“Intellectual Disability” Verbiage Change for SSDI Applicants in Chico
Earlier this year, the Social Security Administration made a significant change to the language they use to refer to individuals whose disabilities relate to diminished mental capacity and function.
In SSA literature, databases, and other documentation, all references to “mental retardation” have been replaced with “intellectual disability.” General phrasing around this type of disability is evolving to avoid the implication of pity—for instance, “mentally retarded children” is now phrased as “children with intellectual disabilities.”
Disability advocates lauded the change. Peter Berns, CEO of The Arc, said “Changing how we talk about people with disabilities is a critical step in promoting and protecting their basic civil and human rights.”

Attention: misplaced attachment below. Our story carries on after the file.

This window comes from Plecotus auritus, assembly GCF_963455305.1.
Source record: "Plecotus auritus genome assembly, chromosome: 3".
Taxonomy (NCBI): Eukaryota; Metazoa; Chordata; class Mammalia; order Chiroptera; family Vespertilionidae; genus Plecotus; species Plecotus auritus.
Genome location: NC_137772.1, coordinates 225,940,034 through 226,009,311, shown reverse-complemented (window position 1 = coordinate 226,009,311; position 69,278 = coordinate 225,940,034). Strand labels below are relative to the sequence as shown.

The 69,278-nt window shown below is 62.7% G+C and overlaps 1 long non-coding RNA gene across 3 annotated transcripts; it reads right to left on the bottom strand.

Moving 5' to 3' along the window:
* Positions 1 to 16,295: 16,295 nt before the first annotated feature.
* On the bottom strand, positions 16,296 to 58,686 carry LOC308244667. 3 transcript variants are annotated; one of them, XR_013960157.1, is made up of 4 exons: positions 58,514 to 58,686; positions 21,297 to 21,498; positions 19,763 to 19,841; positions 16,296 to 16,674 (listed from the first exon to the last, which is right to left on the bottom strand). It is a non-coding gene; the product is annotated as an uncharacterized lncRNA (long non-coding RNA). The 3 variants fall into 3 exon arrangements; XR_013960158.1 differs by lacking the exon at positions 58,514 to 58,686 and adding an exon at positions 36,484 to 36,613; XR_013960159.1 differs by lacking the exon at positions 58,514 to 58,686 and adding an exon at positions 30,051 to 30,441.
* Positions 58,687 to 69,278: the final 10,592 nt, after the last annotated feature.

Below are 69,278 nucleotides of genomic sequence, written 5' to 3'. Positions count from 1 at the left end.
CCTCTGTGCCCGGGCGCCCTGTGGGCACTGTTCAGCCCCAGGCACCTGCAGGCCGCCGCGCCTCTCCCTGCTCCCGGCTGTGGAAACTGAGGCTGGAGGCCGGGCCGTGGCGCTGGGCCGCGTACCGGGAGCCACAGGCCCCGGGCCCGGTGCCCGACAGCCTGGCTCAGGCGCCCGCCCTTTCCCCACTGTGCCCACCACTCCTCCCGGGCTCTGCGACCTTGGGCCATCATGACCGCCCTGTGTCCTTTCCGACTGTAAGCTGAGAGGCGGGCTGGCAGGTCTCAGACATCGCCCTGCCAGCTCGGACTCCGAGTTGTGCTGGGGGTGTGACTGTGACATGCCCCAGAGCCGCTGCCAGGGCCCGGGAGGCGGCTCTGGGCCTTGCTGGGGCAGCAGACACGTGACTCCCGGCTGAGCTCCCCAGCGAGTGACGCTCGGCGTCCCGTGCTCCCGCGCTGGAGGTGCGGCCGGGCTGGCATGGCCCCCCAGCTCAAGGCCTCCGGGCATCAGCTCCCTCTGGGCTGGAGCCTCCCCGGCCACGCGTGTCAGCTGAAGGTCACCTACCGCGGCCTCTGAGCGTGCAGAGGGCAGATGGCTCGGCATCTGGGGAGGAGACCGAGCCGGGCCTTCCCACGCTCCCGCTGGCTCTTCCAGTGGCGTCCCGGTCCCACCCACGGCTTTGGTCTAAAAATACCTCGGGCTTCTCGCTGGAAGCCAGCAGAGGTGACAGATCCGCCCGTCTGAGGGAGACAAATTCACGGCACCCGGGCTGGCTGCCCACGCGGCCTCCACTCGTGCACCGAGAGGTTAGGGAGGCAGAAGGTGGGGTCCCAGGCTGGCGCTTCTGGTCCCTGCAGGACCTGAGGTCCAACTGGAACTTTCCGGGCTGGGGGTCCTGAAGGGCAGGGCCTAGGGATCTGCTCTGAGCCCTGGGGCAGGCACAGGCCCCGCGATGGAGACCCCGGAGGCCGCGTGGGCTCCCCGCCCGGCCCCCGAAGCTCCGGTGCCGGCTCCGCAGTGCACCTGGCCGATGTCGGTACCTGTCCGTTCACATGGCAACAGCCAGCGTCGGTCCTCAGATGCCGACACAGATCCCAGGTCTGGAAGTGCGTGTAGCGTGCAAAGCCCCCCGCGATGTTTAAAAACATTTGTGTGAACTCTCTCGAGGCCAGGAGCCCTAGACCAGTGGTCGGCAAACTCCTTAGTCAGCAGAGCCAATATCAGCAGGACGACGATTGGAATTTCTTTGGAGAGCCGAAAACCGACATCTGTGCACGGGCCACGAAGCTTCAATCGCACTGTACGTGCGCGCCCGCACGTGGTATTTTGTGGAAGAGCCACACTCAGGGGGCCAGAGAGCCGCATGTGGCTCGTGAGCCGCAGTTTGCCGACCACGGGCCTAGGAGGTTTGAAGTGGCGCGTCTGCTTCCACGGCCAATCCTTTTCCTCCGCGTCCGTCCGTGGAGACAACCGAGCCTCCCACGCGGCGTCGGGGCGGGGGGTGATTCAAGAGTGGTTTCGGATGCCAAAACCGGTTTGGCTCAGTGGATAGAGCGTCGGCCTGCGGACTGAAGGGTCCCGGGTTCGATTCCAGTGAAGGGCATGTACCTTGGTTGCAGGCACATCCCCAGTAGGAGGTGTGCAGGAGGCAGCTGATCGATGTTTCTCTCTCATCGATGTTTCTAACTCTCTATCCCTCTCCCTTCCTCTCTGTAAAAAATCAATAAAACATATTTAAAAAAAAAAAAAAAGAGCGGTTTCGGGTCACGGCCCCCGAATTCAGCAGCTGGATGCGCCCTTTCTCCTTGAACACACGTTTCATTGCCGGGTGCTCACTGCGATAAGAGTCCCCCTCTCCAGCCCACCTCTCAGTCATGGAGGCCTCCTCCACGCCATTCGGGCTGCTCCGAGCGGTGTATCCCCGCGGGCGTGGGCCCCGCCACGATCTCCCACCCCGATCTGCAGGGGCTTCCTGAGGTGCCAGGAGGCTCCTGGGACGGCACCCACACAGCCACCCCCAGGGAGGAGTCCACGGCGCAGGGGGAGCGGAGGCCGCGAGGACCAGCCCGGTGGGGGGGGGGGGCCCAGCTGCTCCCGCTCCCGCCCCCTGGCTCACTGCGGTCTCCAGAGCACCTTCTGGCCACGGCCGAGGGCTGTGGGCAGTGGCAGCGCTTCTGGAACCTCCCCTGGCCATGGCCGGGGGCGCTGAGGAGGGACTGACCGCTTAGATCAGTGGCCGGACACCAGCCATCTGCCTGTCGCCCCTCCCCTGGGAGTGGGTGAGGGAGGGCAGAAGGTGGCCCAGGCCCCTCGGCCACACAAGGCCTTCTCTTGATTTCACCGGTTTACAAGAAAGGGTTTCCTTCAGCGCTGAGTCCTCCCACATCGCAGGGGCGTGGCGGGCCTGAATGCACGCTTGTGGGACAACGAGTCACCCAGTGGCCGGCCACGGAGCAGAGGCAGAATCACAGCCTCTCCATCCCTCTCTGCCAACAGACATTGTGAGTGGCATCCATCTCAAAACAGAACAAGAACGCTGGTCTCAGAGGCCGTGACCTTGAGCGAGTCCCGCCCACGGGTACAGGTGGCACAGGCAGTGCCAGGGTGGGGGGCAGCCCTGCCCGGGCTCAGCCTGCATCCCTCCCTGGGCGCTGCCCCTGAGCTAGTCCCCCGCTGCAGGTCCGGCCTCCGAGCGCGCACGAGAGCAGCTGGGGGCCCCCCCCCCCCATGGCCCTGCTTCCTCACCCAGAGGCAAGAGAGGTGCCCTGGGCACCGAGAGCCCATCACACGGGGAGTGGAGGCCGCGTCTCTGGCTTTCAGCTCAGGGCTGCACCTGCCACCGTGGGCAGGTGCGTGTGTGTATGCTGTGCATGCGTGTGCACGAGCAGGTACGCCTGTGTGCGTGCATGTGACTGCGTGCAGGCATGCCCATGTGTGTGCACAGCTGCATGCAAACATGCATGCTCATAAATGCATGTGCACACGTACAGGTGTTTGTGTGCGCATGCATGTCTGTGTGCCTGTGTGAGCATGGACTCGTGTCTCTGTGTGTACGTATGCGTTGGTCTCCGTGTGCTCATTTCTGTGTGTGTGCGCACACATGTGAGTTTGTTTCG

A change in language, not disability benefits access
However, many Northern California disability benefits applicants and claimants expressed concerns that the terminology may make it more difficult to obtain the SSDI or SSI support they need for daily life.
The SSA responds that the language change will in no way affect the way this category of disability is determined, assessed, or compensated. The standard for establishing an intellectual disability will stay the same under the new terminology, and the level of income an individual qualifies for, if approved, will stay the same.
This is not an effort to minimize the challenges faced by people with intellectual disabilities, but, instead, to use language that affords them more dignity and respect.
If you are advocating for a loved one with intellectual disabilities in Chico to receive Social Security disability benefits, consider reviewing the case with a Red Bluff disability attorney. To learn more, fill out our online form, or call 888.761.7383 today.
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